As my summer of discontent continues, I’ve been thinking a lot about the teacher/student relationship. What I found was that this connection changes and deepens as bhakti develops for the student.
The guru/disciple relationship remains a foreign concept to Westerners, who consider it to be suspicious or just downright scary. I’ve written about gurus on this blog before – The Idea of Guru – suggesting that a true teacher is merely a guide, for no one can show you truth; you must experience it for yourself. Still, there are those who continue to strongly reject ‘the idea of guru’. One such dissenter was Jiddu Krishnamurti, who said:
“You yourself have to be the master and the pupil. The moment you acknowledge another as a master and yourself as a pupil, you are denying truth. There is no master, no pupil, in the search for truth.”
“You must know for yourself, directly, the truth of yourself and you cannot realize it through another, however great. There is no authority that can reveal it.”
My teacher would be the first to agree with this. I believe that Krishnamurti was referring to those who put themselves in authority and their followers into a submissive position; the way organized religions do. Interestingly, Krishnamurti did have teachers; just not in the usual sense of the word. His sadhana was a rare one. It is known and accepted that Masters, who were not in the body, initiated him into the process leading to Realization, that state in which identification with the Immortal Self is uninterrupted.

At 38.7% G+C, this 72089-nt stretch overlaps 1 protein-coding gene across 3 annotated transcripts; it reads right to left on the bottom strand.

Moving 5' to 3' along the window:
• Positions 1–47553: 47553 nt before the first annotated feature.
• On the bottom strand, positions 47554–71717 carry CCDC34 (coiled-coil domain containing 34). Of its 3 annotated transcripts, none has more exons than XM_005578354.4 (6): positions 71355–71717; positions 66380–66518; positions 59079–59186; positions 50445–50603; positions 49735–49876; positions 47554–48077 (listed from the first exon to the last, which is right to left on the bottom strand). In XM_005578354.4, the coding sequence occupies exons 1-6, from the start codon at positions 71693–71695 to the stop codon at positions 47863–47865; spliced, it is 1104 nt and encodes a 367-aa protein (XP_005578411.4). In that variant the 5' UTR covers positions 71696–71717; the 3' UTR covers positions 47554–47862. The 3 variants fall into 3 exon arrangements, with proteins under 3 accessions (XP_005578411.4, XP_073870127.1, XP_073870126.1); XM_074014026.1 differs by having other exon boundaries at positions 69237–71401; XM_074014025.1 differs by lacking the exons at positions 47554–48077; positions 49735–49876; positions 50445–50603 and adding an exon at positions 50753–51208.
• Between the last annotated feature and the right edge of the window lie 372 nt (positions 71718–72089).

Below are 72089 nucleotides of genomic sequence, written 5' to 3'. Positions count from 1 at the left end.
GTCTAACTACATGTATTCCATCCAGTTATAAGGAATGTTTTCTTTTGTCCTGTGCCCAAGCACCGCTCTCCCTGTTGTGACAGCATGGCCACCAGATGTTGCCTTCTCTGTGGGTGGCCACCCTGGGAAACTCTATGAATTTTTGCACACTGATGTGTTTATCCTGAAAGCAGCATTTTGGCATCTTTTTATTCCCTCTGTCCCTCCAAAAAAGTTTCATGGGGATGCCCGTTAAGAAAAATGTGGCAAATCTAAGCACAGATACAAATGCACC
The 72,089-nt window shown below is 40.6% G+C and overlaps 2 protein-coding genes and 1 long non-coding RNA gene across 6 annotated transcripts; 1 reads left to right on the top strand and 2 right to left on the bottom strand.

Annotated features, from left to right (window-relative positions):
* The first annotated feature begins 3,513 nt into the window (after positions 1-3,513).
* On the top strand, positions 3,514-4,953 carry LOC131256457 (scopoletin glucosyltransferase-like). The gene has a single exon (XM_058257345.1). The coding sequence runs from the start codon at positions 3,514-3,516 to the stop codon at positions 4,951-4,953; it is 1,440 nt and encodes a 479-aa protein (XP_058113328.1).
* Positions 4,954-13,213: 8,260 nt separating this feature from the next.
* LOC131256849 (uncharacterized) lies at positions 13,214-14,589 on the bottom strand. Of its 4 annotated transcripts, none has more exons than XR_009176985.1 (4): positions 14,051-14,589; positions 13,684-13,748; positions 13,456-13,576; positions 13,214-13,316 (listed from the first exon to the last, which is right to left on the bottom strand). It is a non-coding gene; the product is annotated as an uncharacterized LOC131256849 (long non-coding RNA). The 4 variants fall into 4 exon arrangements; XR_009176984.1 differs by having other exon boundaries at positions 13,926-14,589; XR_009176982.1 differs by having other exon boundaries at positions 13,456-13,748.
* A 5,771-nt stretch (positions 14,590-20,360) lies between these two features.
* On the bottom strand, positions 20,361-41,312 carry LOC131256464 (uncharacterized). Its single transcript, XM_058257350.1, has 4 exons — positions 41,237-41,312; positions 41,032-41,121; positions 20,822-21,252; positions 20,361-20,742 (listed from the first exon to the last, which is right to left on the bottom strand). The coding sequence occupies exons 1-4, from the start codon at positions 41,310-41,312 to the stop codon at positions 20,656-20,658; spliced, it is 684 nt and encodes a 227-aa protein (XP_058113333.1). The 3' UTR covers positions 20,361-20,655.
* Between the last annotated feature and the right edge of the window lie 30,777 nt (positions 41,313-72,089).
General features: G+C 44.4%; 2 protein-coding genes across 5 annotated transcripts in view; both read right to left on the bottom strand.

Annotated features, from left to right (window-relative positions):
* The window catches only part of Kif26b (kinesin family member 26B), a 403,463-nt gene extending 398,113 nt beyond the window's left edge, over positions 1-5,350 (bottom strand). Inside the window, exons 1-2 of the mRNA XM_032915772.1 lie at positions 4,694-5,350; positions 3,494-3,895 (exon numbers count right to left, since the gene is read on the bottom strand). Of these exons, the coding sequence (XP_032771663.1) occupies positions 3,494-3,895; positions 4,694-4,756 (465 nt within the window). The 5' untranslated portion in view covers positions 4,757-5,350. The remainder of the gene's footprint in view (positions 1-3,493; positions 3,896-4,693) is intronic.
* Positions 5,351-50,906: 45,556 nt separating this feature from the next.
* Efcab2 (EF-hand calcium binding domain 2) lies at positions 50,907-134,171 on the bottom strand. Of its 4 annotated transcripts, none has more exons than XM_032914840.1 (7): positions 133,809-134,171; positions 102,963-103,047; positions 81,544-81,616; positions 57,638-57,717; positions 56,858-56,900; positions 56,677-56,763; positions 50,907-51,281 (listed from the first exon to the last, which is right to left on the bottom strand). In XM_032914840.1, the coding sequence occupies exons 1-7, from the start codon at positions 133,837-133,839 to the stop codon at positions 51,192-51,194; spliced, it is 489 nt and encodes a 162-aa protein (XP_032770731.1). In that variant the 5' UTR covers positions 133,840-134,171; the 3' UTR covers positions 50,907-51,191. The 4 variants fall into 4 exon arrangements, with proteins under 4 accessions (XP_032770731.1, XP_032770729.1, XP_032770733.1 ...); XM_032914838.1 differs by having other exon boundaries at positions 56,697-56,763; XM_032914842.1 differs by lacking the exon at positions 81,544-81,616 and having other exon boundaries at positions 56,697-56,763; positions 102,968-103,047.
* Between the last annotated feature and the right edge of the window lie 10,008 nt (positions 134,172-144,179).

Irina Tweedie describes her personal experience of the guru/disciple relationship and how it evolves for the student in Daughter of Fire: A Diary of a Spiritual Training with a Sufi Master. Spanning five years, Tweedie’s account of her relationship with her teacher runs the gamut of emotions. In the beginning, ego strongly intact, she dealt with confusion, doubt, and at times, harsh treatment from her teacher. We should keep in mind that she was a Westerner living in a foreign country while dealing with an Eastern guru; all adding to the difficulties she encountered during her sadhana. She writes:
“I hoped to get instruction in Yoga, expected wonderful teachings, but what the teacher did was mainly to force me to face the darkness within myself…. I was beaten down in every sense until I had to come to terms with that in me which I kept rejecting all my life.”
Tweedie, in an interview with Jeffrey Mishlove (Thinking Allowed series), dismisses the notion that the guru subjugates the student:
“One doesn’t surrender to the Guru – not really – ….One surrenders to the Light within oneself, the Light of the Soul, that part in us, which belongs to Eternity.”
As you read Tweedie’s diary, you are carried along on her journey of Self-discovery. You watch as her ego, which is where the doubts live, dissolves and she arrives at the place of complete love and devotion – a place far from where she started. In The Matrix, a movie with many non-dual themes including the guru/disciple relationship, there is a scene where Neo tells Trinity not to join him in his quest to save Morpheus. Trinity plainly tells him that she is sure that Morpheus means more to her than he does to him. The devotion they both feel, however, becomes clear as they risk their own lives to save their beloved teacher.
It takes time for the teacher/student relationship to deepen. The ego needs to diminish enough for the Love, which is the Light within, to replace it.
If my summer went according to my plan, then I never would’ve acknowledged the depth of feeling for the guru that arises with spiritual practice. This experience was a great gift for me. This is the way sadhana works. You may not get what you want, but you get what you need and no one could ever predict what that might be.